Vampires aren’t just a vessel for disease. They are also often portrayed sexually in literature and media, as a vessel for sexual repression, as sex is another big societal taboo. In Pop Vampires, Freud, and Primary Masochism, Charles Henry discusses how vampires symbolize repressed masochism, a sexual taboo. Masochism is defined as the practice of getting sexual pleasure from being hurt or controlled by somebody else (Oxford Dictionary). Henry states that “Vampire dramatizations are a convenient location for the playing out of these repressed tensions” (Henry, 2014). Modern vampire movies often portray vampire sex as rough, involving blood and physical injury. For example, in the Netflix original Hemlock Grove, a vampire named Roman Godfrey cuts himself with a razor during sexual intercourse, and then licks his own blood (Jellyfish In the Sky, 00:00:59- 00:01:48). Later on in Hemlock Grove, Roman Godfrey and another vampire, Annie, are depicted having rough sexual intercourse covered in blood (Every Beast, 00:20:20- 00:22:20). Henry also notes that most vampires are male vampires who go after helpless, scared women. However, in film, we often see that these once scared and helpless women are revealed as secretly wanting to be a vampire and offer themselves up to be bitten by the male vampire captor. The woman can be seen deriving sexual pleasure from being bitten, although it is a form of physical harm. That is how repression of sexual masochism is projected onto the vampire.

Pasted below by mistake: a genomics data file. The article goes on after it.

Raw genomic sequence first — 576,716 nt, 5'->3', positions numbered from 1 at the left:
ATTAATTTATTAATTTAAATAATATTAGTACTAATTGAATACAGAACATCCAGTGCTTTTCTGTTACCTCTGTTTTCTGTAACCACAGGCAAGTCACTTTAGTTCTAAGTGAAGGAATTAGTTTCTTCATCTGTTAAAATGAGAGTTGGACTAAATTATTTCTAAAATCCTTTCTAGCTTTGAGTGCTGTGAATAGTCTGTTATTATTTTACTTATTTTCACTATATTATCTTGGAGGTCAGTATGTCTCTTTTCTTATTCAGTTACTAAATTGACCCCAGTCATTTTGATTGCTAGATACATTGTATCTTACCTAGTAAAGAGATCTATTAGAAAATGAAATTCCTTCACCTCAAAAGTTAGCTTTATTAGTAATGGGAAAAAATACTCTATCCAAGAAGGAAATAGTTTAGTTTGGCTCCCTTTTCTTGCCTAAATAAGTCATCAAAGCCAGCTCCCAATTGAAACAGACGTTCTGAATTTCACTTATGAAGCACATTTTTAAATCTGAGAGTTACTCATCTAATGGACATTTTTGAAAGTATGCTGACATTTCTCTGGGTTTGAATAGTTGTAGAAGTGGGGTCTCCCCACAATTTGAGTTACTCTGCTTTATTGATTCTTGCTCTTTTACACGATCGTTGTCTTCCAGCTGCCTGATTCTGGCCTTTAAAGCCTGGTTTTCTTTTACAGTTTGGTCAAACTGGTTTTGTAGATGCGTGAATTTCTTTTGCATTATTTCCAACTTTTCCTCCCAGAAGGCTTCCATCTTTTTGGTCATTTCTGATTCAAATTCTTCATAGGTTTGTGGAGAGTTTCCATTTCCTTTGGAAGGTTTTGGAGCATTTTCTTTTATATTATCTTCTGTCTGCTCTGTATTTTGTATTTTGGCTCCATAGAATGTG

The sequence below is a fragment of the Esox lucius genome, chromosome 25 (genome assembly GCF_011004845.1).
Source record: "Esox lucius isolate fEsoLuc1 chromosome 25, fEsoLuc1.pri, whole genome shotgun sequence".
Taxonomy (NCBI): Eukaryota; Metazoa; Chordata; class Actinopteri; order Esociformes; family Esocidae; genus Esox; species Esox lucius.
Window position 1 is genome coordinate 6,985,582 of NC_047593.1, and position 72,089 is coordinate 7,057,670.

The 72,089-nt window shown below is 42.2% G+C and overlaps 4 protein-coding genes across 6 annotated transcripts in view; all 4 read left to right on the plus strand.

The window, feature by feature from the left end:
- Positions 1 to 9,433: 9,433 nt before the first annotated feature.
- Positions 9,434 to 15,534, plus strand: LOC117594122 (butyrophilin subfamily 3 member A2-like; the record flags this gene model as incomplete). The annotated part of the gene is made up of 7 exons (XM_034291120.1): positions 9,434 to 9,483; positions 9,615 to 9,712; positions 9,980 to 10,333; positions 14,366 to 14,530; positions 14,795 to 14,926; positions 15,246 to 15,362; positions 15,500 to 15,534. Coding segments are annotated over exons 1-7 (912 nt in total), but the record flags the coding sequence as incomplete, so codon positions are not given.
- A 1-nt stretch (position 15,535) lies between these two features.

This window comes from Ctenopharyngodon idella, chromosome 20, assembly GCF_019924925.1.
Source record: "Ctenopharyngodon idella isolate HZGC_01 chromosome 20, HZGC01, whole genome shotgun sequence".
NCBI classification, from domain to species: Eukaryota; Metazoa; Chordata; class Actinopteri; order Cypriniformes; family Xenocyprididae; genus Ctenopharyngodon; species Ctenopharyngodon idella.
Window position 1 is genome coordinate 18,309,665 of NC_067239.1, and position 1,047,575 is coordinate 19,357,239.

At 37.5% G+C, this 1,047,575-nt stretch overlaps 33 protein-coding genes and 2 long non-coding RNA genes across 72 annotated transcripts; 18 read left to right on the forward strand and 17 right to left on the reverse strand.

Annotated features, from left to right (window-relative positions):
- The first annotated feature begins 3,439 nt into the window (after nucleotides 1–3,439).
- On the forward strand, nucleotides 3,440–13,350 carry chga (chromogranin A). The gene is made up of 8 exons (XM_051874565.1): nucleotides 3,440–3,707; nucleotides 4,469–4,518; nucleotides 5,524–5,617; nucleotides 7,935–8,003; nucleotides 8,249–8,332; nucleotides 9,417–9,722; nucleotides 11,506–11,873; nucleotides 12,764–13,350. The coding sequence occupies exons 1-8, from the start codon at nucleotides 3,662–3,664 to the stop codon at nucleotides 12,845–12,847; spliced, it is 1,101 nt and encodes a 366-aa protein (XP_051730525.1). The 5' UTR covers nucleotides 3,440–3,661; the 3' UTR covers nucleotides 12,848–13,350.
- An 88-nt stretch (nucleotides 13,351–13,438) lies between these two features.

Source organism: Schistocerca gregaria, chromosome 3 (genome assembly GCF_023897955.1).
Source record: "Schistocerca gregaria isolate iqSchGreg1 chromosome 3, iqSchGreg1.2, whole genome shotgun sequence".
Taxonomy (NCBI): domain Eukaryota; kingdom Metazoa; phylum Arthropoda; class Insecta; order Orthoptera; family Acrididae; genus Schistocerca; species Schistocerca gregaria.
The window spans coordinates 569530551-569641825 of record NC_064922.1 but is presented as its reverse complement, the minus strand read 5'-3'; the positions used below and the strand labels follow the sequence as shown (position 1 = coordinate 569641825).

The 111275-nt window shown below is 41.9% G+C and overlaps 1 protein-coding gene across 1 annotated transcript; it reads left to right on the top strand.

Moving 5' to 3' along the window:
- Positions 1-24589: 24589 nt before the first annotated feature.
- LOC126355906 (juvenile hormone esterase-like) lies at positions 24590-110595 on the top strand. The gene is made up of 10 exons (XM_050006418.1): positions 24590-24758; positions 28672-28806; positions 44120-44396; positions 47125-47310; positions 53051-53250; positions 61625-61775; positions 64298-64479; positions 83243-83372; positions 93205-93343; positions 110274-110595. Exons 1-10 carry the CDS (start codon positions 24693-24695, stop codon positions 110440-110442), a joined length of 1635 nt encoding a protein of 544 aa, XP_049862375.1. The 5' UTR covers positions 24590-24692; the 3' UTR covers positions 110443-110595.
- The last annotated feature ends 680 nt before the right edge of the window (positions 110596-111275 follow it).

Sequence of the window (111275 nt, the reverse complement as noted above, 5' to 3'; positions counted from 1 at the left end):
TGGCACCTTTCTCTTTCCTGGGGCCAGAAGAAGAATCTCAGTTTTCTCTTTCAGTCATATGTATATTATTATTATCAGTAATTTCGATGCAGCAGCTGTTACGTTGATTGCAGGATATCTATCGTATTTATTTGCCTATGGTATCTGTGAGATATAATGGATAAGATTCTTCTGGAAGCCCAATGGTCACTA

One could argue that monsters like vampires do not exist as symbols of human repression, and that they exist simply as myths that were based on an animal or person someone else might have seen in real life, and then others ran with it. A long time ago, giant bats such as the Acerodon Jubatus could have easily been mistaken as a human-bat admixture we know today as vampires. Humans are storytellers. We see something interesting, and we tell a story about it. A humanoid bat is an interesting, even frightening sight that could constitute an interesting story. Scary stories are particularly interesting because of their suspense and the rush of adrenaline they bring. Monsters can be born out of cases of mistaken identity, and the idea of vampires may very well have been that.